By day, children ride bicycles and play in the playgrounds. In fact, one of the first things you notice about Horishni Plavni is how many baby carriages you see, and how many children and playgrounds there are.
Parents harp on their children to study hard and learn about the arts and to be respectful of religion, tradition, and family above all.
In school, children play sports and learn about the world and study all the subjects that inspire their imaginations. After class, they listen to the same music and watch the same TV shows and movies and YouTube videos and use the same social media websites as American children.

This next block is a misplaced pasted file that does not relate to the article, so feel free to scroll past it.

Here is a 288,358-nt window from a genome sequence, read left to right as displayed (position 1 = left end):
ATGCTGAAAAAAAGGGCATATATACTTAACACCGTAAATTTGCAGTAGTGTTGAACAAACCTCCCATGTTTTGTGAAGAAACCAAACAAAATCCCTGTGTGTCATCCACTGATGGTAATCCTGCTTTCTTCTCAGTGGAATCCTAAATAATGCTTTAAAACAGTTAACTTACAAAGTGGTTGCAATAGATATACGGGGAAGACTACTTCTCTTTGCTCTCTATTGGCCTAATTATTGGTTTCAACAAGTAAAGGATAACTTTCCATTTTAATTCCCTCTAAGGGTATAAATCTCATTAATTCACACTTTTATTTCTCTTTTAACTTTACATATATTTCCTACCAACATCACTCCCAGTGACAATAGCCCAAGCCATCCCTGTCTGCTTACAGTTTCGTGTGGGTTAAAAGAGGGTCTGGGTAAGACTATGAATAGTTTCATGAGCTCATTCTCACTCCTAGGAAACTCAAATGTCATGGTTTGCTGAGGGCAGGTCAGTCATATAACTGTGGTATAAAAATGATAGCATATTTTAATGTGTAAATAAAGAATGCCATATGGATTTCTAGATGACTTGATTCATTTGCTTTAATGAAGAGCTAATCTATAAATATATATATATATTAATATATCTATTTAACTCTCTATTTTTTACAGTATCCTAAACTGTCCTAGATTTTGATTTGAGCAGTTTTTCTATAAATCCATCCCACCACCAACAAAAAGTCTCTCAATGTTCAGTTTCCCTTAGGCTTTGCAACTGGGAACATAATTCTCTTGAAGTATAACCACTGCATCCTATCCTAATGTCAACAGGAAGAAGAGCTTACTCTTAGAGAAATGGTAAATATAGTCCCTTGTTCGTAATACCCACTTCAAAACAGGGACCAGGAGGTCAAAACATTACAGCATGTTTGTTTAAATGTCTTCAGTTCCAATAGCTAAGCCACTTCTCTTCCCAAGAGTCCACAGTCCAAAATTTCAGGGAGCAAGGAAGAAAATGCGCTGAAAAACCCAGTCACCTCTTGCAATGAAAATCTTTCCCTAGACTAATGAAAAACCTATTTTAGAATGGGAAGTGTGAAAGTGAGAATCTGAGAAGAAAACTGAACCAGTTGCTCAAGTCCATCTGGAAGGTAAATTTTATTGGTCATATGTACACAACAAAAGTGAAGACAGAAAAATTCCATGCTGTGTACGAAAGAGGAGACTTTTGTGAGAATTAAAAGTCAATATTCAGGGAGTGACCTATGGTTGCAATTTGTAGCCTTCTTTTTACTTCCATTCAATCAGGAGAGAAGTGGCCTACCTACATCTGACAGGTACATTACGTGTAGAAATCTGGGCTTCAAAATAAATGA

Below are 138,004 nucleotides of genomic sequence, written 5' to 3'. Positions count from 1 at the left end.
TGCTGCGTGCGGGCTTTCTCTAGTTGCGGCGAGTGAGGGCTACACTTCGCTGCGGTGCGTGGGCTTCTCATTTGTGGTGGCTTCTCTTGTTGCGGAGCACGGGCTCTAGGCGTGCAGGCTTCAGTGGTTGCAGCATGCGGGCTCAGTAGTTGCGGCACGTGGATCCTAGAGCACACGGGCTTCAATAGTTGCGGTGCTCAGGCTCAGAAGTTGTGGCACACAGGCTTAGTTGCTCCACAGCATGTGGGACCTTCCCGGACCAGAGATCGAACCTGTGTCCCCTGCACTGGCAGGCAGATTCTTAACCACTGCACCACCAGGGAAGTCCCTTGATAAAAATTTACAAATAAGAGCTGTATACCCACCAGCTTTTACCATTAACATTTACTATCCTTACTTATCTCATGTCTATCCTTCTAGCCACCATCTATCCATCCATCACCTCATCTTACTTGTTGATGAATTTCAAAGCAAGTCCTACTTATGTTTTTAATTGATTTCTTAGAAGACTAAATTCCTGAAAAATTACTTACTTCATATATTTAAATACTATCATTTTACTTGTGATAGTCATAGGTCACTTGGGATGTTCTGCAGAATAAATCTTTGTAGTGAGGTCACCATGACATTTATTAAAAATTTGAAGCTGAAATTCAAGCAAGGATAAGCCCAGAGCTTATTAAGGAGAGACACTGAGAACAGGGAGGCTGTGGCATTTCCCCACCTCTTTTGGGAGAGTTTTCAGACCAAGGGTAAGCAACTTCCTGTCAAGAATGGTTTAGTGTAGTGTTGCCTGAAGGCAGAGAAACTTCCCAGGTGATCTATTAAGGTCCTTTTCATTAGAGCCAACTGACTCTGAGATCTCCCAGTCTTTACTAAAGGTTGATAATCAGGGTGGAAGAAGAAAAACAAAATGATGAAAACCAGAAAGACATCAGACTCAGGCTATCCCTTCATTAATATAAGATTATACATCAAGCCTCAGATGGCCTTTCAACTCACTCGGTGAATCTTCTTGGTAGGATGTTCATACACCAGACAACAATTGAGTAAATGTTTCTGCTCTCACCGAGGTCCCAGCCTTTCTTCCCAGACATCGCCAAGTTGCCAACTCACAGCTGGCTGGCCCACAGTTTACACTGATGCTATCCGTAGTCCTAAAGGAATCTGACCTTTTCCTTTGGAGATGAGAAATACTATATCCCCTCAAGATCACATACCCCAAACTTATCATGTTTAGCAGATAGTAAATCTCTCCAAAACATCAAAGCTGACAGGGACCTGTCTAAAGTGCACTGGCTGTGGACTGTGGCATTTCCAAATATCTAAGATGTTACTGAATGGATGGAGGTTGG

But you’d never know any of this unless you spent some time in Horishni Plavni and saw it all for yourself, both from within and without.
Then, you understand that Ukraine’s future is not predetermined by Russia, or war, or the Soviet past.
Still, the debate continues in Ukraine: Is the country’s future as a sovereign country, free at last from Russian overlordship, best served by remembering the Soviet past or forgetting it?
All vestiges of the Soviet Union must be scrubbed, some say, for Ukraine to finally achieve lasting and true independence from Moscow.
They say the only way to avoid repeating the past is to be reminded of it.
Meanwhile, once again, another Ukrainian generation is at war. A 450-kilometer-long front line cuts like a scar across the Donbas steppe; a reminder that the past is real and not yet finished.